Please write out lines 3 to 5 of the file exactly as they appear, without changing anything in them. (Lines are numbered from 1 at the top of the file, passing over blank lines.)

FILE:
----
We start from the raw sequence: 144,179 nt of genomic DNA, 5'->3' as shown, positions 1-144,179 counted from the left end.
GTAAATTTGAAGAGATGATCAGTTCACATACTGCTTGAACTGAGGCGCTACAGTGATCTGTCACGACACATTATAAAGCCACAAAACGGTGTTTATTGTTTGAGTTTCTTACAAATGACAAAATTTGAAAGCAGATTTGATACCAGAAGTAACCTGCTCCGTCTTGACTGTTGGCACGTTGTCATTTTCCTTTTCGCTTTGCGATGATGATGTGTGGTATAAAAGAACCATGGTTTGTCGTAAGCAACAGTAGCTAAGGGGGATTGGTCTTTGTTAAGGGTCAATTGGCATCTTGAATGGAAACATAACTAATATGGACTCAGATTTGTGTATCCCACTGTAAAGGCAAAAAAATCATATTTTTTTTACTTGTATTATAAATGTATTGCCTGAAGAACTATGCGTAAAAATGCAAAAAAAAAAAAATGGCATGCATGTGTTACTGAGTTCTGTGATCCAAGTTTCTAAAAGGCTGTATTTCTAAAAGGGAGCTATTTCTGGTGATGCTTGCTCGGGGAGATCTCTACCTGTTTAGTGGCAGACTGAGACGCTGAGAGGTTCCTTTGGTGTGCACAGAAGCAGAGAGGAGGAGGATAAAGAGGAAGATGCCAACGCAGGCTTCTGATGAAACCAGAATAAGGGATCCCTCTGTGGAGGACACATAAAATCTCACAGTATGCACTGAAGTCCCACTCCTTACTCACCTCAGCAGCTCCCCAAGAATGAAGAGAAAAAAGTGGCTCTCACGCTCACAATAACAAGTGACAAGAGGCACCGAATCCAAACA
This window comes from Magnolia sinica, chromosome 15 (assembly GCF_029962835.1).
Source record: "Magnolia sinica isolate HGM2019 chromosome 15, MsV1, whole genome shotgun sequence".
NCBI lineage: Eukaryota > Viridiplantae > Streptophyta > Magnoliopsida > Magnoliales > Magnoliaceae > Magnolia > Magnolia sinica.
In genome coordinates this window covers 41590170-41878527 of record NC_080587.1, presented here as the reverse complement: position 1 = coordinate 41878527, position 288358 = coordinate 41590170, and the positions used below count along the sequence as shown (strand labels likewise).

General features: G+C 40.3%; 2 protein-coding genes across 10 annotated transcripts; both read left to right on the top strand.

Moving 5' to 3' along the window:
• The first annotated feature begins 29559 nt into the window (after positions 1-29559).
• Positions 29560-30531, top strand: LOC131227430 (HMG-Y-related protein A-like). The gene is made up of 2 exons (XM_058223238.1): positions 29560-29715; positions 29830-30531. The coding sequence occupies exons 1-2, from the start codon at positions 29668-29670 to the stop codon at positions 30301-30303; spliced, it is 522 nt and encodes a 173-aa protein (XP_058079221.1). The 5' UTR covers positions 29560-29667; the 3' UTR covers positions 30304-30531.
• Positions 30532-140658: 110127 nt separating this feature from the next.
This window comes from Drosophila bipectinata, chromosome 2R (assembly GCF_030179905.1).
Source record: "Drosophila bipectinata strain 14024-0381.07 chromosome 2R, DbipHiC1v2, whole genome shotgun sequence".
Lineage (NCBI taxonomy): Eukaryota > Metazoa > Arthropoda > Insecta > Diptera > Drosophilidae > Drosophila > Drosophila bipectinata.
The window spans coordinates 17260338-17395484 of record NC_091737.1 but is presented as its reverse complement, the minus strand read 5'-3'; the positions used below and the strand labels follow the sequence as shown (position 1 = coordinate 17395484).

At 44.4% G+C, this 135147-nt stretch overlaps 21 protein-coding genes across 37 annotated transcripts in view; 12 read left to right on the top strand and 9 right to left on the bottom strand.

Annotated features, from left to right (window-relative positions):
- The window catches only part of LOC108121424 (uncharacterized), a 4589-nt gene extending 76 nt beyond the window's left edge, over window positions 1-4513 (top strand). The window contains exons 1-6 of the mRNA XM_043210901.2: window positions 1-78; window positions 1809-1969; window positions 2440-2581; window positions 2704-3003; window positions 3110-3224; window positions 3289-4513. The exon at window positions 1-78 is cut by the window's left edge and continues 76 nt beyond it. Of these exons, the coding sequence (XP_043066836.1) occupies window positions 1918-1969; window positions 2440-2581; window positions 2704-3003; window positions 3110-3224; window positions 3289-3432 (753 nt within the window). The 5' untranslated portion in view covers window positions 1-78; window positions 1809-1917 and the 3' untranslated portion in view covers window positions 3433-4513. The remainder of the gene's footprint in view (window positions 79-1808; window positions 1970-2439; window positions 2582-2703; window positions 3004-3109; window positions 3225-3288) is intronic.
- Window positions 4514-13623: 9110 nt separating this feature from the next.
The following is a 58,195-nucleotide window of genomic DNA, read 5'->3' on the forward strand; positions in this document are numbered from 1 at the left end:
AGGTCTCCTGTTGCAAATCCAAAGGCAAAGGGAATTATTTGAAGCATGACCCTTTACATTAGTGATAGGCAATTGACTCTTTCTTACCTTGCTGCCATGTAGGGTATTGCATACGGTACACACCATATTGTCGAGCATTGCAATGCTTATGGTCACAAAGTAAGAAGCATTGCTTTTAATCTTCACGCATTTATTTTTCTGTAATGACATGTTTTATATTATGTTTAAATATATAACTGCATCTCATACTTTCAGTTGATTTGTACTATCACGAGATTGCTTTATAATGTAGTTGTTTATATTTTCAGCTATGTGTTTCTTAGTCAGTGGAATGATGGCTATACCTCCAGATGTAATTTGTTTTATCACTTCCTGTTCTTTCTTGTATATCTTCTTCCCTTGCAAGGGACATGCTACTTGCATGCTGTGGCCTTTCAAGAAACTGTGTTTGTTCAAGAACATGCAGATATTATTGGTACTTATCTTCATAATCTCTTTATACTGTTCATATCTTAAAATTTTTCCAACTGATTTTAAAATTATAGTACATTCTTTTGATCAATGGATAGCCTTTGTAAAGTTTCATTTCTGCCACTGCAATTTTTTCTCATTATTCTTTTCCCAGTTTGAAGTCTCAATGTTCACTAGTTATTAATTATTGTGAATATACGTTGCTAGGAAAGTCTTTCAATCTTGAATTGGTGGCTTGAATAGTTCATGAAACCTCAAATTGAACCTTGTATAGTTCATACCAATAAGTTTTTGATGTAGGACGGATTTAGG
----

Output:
This window comes from Magnolia sinica, chromosome 15 (assembly GCF_029962835.1).
Source record: "Magnolia sinica isolate HGM2019 chromosome 15, MsV1, whole genome shotgun sequence".
NCBI lineage: Eukaryota > Viridiplantae > Streptophyta > Magnoliopsida > Magnoliales > Magnoliaceae > Magnolia > Magnolia sinica.